Since the beginning of modern science, researchers have used a specific format to communicate their findings in a standardized language. Such formats help to ensure that results can be replicated and published. With the rise of digitalization, artificial intelligence has become increasingly important in combination with the scientific literature sources of data. This synergy serves as a foundation of robust models following central principles of FAIR (Findable, Accessible, Interoperable, Reusable) data. By having access to more precise data, it is reasonable to anticipate the development of improved models. Specifically, large neural networks have demonstrated a high level of responsiveness to the quality of the data used. Therefore, enhancing the data quality can potentially lead to a reduction in the size of neural networks. Large Language Models (LLMs) have proven to be incredibly effective at replicating human tasks. This is a significant improvement that not only automatizes process but also leads to better results. By combining human and LLM assistance, we can produce higher-quality content and solve repetitive tasks that would otherwise take years to complete. Those generative AI assistants can follow instructions to transform and extrapolate existing text. Our contribution outlines a method for automatically extracting experimental data of molecules from literature. Essentially by our prompt engineering, we demonstrate that this process can be made more cost-effective. Secondly, we use automated fact checking principles to ensure the original data quality as well as the data retrieval by LLM. Ultimately, our aim is to provide guidance for the publication of organic chemical experimental data to assist researchers and enhance FAIR data.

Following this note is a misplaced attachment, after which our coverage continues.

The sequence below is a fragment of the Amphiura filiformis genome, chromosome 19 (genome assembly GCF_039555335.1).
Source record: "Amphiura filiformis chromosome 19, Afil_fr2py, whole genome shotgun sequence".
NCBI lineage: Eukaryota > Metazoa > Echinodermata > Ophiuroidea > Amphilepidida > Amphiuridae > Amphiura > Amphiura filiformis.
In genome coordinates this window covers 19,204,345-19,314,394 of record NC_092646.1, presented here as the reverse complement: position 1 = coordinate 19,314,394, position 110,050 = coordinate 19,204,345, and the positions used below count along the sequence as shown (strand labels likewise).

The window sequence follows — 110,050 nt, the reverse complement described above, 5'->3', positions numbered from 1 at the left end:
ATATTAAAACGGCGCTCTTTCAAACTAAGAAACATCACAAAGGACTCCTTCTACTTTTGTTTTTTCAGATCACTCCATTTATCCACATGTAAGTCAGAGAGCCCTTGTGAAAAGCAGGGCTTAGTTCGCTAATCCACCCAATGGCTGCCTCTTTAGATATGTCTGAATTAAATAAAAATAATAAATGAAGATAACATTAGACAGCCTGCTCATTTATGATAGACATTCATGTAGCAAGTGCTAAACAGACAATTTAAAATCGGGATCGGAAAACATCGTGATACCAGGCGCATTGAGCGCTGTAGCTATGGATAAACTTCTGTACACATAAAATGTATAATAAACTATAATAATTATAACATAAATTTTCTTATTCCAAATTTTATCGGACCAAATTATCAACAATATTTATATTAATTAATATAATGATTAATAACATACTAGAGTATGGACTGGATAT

Automatic extraction of FAIR data from publications using LLM
04 December 2023, Version 2
This content is a preprint and has not undergone peer review at the time of posting.